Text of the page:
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Super Mario Run: The Perfect Metaphor For Millennial Life

25/04/2017 15:35 BST | Updated 25/04/2017 15:35 BST
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I recently stopped drinking to force myself into productivity. In some ways, this went well - I've been shortlisted for an award for my literary criticism (click here to vote for me if you're kind) and have begun making a lo-fi interview web series. However, what I quickly learnt was that, no matter how hard I trained myself to work, I still needed some way to relax. My mind craved pointlessness, and so I found Super Mario Run.

If you're unfamiliar with Super Mario Run, it's the first official Mario game for smartphones. If you're unfamiliar with Mario, he's an overweight Italian plumber who spends the majority of his time working as a (seemingly pro bono) A Team-type adventurer or as a competitive go-kart driver. In Super Mario Run, Mario (or, once you've spent hours playing the game (like I have), your choice from amongst his friends and pets) runs automatically from left to right, jumping when instructed to, in a timed search for coins and the rescue of a princess. I play Super Mario Run while I walk my dog or take poos, so it's filled up 90% of my designated unproductive time since the game was launched for Android a month ago.

I initially chastised myself for this, as adults approaching thirty shouldn't be compulsively playing computer games. But then I realised that Super Mario Run is actually the perfect metaphor for millennial life and I was right to have become so engaged by it. Let me explain:

To play all of Super Mario Run, you have to pay £9.99, which is obscene for a game on your phone. If you pay, you're buying into the belief that Super Mario Run will be three to five times better than a normal mobile phone game. You can play some of Super Mario Run for free, but paying that tenner is an investment in optimism, in hope. For me, as an English Literature graduate, this reminds me of further education. Tens of thousands of pounds spent (borrowed), but with nothing to show at the end except some fun memories. Exactly like gaining a degree then feeling you should seek a hefty corporate paycheck, once you've invested in Super Mario Run, you feel obliged to try and collect as many coins as possible.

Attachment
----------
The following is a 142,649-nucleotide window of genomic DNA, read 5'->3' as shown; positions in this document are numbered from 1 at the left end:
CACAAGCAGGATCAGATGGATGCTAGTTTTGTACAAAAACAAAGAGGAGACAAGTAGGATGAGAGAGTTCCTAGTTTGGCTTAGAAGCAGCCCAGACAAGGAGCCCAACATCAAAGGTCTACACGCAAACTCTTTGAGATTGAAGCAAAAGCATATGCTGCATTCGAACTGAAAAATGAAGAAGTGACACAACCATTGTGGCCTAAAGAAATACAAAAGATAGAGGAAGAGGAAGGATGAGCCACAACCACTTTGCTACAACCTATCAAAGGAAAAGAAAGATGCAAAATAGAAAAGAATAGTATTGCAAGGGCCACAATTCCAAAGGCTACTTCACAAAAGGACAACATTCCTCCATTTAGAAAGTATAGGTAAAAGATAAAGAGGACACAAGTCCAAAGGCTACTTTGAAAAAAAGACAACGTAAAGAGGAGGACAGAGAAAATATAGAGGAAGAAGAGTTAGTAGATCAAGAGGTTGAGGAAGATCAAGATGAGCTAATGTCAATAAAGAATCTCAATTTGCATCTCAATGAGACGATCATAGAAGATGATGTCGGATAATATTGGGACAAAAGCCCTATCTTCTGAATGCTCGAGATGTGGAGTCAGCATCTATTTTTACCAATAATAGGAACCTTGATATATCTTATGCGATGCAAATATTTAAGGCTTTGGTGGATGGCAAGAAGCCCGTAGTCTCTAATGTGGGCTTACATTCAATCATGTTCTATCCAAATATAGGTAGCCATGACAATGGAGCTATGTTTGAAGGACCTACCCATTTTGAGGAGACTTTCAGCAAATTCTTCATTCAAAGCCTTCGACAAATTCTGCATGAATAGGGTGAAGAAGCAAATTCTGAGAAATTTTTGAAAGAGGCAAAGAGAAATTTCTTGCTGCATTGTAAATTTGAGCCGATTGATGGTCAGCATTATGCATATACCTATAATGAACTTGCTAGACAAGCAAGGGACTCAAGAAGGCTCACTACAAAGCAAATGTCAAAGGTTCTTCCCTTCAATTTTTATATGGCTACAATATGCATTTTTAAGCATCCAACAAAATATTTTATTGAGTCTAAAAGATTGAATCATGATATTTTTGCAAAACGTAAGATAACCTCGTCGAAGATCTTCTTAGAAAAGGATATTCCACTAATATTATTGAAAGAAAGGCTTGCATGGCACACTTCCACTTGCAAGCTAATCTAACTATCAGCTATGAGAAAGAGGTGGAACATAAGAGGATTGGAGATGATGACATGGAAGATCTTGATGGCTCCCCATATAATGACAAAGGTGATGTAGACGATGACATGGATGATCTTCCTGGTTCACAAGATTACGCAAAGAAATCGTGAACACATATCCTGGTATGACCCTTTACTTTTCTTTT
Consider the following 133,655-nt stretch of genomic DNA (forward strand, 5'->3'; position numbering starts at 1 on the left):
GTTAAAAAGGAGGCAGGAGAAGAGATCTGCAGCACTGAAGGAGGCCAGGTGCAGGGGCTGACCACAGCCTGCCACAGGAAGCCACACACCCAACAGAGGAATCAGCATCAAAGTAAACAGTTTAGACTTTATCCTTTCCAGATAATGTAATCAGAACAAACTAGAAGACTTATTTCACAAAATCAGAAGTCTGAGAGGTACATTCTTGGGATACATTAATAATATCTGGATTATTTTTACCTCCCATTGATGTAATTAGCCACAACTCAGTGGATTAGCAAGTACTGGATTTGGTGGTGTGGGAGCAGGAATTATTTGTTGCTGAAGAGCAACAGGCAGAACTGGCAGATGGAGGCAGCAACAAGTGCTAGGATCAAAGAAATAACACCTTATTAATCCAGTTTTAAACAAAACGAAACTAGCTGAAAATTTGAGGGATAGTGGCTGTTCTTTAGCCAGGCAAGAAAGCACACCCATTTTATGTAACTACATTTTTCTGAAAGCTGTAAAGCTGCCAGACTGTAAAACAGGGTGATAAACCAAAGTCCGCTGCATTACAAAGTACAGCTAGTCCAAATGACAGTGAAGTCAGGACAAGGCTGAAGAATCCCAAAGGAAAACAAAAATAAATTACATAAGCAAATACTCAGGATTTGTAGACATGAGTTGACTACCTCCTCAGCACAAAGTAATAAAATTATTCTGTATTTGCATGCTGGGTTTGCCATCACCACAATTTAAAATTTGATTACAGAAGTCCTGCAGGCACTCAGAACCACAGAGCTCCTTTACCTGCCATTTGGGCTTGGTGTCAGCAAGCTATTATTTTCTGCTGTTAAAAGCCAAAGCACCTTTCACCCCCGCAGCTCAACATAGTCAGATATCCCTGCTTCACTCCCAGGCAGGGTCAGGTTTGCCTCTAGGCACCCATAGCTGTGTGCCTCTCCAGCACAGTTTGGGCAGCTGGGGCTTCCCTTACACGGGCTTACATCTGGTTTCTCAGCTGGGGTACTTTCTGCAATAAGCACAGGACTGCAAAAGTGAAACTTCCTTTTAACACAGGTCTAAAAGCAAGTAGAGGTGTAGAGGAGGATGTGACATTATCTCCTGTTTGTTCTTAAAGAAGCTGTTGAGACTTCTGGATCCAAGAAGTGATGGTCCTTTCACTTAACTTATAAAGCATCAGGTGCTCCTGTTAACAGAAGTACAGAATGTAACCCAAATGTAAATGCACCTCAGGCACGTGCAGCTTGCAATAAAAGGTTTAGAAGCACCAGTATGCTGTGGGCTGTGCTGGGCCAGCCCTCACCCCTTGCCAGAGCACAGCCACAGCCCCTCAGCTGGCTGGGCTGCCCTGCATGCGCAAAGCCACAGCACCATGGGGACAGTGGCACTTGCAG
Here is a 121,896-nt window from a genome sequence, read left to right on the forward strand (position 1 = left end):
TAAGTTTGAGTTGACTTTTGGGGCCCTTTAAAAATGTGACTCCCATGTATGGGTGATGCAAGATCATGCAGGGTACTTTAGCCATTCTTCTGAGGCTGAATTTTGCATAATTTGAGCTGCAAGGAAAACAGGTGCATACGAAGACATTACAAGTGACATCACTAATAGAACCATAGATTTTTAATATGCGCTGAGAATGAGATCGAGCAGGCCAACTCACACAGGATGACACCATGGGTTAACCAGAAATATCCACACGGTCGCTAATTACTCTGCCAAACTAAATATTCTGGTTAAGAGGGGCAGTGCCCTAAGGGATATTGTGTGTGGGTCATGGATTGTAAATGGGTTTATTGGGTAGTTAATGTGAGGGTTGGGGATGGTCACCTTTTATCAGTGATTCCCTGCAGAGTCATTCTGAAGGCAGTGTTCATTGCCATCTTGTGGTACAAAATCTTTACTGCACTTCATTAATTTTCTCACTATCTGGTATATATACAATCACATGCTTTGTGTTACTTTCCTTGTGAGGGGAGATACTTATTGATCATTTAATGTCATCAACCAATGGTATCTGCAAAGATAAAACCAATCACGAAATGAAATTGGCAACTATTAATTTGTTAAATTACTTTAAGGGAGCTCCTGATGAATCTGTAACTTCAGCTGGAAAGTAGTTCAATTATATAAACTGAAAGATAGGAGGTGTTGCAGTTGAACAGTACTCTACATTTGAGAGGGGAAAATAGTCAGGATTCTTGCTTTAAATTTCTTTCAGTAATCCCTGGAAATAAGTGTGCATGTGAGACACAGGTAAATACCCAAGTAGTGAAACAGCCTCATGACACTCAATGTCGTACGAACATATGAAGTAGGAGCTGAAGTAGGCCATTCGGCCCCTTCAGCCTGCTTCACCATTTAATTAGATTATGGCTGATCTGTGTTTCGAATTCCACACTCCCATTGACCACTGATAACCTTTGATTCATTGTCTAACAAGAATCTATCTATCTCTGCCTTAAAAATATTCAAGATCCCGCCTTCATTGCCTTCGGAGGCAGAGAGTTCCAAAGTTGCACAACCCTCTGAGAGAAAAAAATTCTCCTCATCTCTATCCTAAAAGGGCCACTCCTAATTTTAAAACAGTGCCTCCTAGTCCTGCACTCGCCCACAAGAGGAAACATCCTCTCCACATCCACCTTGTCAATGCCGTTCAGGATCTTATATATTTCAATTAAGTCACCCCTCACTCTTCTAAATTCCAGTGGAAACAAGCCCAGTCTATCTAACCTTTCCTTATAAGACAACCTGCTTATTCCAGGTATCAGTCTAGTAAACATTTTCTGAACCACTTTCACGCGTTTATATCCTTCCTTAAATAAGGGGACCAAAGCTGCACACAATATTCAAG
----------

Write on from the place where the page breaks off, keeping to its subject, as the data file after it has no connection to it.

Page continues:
In Super Mario Run, as in life, you run relentlessly forwards. If you miss a special coin you wanted, the only way to go backwards for another attempt is to injure yourself. If you fail to attain the success you want, you have to leap into lava or off a cliff to try again, and - as in life - there's no guarantee you'll get what you wanted, and there's only a limited amount of times you can try. AND - even if you hurt yourself, go backwards AND get the special coin you needed for your sense of value, there is then the risk that you'll run out of time and never get to the end of the level, rendering all your self-harm and backtracking pointless.

It's like changing careers, retraining and working harder in the evenings until you're exhausted. We invest our time and money in ourselves but there is no guarantee we'll see returns, no matter how much we tailor our aspirations to reality. The best thing that can happen in Super Mario Run is that eventually I get all the special coins and all the special "Toads" (don't ask). But even if I do that, I don't have £9.99 worth of anything. Finishing Super Mario Run won't feed me, won't help me find happiness, it will merely have wasted time. When I'm playing Super Mario Run I want to be the best at it, and am willing to hurt my plumber avatar in pursuit of success. It's like when I left my office job to go back to university and when I quit my (later) steady job to become self-employed. I have given myself less time to achieve anything, and there is no guarantee the risks will pay off. And even if they do and I secure nice, regular, revenue streams and a growing readership for my writing, these things mean as much when weighed against the inevitability of death as the petty achievements I've made in Super Mario Run do when weighed against life.

Super Mario Run is expensive, normalises self-destructive risk-taking in the pursuit of materialistic success, and tricks you into caring about things that are deeply vacuous. Just like real life, it can be a lot of fun, but even more like life, it's utterly bloody pointless.